Defective Proliferation of AQP8-/- GCs
The proliferation of GCs is the basis of follicle development and is regulated by FSH (Terauchi et al., 2016). Because AQP8 is expressed in GCs, we evaluated the potential impact of AQP8 in proliferation and the cooperation with FSH-induced proliferation of GCs. GCs of AQP8-/- and WT were isolated and cultured with or without FSH for 24, 48, 72, and 96 h, and then the cell viability was measured (Figure 3). In groups without FSH treatment, there was no significant difference between AQP8-/- and WT GCs at any timepoint. In groups with added FSH, the proliferation of GCs of both genotypes was promoted. However, AQP8-/- GCs proliferated much slower than WT under the influence of FSH at 48 h (Luminescence, 289.44 ± 21.44 vs. 336.94 ± 31.82, p = 0.015), 72 h (Luminescence, 374.15 ± 32.80 vs. 452.73 ± 25.76, p = 0.001), and 96 h (Luminescence, 420.96 ± 20.50 vs. 502.52 ± 33.54, p = 0.0008).
FIGURE 3. Proliferation measurement of WT and AQP8-/- GCs with or without FSH treatment. The GCs were cultured in vitro for 4 days and measured for proliferation each day. N = 6 wells for each group. ∗P < 0.05, ∗∗P < 0.01, ∗∗∗P < 0.001.
Defective Migration of AQP8-/- GCs
The migration of GCs is also essential in follicle development (Buensuceso and Deroo, 2013). AQPs have been proven to facilitate cell migration (Saadoun et al., 2005); therefore, we evaluated the potential impact of AQP8 deficiency in migration and the cooperation with FSH-induced migration of GCs. Wound healing and Transwell migration assays were performed on AQP8-/- and WT GCs with and without FSH treatment. In the wound healing assay, AQP8-/- GCs migrated significantly more slowly than WT without FSH treatment (wound closure rate, 0.47 ± 0.09 vs. 0.72 ± 0.10, p = 0.0001) (Figure 4C). FSH promoted the migration of GCs of both genotypes, and AQP8-/- GCs migrated significantly slower than the GCs in WT (wound closure rate, 0.66 ± 0.08 vs. 0.83 ± 0.07, p = 0.0006). A similar pattern was observed in the Transwell migration assay (Figure 4D). Without FSH treatment, the number of AQP8-/- GCs that passed through the chamber decreased significantly compared with that of WT (57 ± 11.42 vs. 114.8 ± 19.77 per well, p = 0.003). FSH promoted the passing of the GCs of both genotypes, and AQP8-/- GCs passed significantly slower than the GCs of WT (91.4 ± 15.5 vs. 166.2 ± 31.54 per well, p = 0.001) (Figure 4D).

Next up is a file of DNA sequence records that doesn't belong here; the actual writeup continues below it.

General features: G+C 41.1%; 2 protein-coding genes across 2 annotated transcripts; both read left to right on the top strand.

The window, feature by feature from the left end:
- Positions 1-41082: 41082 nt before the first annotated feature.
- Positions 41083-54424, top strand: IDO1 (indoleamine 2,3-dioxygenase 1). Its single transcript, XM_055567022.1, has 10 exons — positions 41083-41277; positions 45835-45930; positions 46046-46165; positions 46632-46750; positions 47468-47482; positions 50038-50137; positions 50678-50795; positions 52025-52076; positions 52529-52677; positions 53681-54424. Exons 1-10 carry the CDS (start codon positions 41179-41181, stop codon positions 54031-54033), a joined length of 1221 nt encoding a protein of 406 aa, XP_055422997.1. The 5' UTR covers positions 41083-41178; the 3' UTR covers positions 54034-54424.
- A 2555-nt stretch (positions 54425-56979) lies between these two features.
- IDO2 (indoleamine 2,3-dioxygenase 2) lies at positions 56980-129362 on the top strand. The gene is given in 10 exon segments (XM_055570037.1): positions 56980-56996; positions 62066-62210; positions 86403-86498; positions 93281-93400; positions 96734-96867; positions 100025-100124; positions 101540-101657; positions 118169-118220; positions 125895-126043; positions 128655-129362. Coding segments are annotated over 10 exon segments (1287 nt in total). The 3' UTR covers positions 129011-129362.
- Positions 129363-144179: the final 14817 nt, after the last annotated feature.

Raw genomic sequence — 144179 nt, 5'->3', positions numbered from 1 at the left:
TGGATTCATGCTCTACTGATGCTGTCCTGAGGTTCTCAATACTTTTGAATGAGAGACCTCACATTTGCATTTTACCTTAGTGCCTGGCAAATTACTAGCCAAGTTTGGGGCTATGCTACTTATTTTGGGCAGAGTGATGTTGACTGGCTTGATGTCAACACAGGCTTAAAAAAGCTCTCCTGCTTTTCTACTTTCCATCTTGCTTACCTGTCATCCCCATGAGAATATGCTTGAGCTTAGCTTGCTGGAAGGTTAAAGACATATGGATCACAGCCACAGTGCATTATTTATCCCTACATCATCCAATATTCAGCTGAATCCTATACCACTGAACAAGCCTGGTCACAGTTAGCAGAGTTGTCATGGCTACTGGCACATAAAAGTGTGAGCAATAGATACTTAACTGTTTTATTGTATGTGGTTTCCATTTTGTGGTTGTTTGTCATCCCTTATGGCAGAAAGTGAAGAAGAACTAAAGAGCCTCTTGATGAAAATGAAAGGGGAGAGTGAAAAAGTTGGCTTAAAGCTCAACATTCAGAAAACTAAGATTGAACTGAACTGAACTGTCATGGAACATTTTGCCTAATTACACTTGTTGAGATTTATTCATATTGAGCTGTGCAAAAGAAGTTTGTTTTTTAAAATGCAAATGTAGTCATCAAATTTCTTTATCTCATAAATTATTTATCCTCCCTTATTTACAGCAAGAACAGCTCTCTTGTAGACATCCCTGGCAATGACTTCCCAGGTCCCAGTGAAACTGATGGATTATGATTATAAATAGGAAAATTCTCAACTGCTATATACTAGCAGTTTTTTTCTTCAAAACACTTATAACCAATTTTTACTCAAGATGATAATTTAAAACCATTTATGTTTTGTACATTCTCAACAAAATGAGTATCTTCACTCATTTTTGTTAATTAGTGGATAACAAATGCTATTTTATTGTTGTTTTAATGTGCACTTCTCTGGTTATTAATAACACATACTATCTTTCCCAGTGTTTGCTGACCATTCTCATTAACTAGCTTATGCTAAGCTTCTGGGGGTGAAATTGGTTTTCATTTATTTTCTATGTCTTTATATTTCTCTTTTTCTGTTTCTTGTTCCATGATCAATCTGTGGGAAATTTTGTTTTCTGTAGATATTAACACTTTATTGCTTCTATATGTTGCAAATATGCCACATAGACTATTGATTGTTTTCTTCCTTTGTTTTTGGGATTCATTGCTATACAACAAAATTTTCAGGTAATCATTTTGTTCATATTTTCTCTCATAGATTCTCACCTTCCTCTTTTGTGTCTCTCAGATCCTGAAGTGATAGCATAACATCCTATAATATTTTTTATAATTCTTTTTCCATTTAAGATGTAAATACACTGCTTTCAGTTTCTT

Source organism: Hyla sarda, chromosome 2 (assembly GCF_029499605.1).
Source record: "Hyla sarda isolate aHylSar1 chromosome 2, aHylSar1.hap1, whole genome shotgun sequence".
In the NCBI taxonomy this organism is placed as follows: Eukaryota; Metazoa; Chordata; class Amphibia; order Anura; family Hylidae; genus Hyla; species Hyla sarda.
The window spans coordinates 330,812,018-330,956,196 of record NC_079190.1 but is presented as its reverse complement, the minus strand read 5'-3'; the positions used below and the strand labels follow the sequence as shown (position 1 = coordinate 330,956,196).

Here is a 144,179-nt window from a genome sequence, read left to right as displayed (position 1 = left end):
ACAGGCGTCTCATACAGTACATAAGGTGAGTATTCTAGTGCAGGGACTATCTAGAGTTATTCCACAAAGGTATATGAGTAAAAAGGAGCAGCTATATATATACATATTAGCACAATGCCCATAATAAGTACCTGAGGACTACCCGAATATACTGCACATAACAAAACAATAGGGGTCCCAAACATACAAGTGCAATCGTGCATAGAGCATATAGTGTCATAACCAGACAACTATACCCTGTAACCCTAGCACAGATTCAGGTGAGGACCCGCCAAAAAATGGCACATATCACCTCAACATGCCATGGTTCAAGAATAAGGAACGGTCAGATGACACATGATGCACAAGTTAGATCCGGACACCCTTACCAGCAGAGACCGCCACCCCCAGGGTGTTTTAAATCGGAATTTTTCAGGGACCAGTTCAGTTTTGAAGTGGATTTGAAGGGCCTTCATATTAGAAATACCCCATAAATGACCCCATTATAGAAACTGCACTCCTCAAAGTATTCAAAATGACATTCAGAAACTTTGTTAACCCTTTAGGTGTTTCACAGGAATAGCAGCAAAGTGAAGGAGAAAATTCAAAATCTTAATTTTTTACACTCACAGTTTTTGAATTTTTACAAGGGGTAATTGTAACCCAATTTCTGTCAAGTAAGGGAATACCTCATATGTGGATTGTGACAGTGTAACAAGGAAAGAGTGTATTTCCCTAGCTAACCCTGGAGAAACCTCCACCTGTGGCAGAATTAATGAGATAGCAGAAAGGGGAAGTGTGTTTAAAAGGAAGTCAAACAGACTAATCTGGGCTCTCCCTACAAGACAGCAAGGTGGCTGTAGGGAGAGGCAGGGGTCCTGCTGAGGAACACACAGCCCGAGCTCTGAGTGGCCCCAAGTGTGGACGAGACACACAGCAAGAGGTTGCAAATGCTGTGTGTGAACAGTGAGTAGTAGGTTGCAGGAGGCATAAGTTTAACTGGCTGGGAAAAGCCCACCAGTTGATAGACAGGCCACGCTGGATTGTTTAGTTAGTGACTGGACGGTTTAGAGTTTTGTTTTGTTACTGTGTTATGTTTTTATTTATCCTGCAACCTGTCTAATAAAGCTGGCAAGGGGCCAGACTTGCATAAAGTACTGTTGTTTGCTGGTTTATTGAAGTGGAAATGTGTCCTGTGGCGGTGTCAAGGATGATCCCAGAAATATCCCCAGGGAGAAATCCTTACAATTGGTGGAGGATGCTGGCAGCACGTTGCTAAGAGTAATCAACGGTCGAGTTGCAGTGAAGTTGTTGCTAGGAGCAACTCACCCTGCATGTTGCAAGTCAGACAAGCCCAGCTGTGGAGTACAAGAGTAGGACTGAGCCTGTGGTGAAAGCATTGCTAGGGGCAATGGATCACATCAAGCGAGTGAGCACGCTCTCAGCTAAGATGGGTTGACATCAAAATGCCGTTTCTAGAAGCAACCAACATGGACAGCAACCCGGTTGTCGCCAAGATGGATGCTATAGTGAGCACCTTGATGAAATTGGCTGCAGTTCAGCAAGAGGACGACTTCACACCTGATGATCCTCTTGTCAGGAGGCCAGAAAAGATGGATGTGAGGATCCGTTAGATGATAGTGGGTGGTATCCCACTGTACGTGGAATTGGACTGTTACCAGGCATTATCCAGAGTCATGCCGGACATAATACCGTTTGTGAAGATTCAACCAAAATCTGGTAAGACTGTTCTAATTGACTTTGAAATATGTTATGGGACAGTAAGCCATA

FIGURE 4. Measurement of wound healing and Transwell migration of WT and AQP8-/- GCs with or without FSH treatment. (A) Representative images of wound closure of cultured GCs at 0 and 48 h (blue line, initial wound edge; red line, wound edge after 48 h). Scale bar, 100 μm. (B) Representative images of crystal violet-stained GCs in Transwell migration assay after 24 h. Scale bar, 100 μm. (C) Wound closure rate in healing experiment (n = 3 wells per group). (D) Number of invaded GCs in Transwell migration experiment (n = 4 wells per group).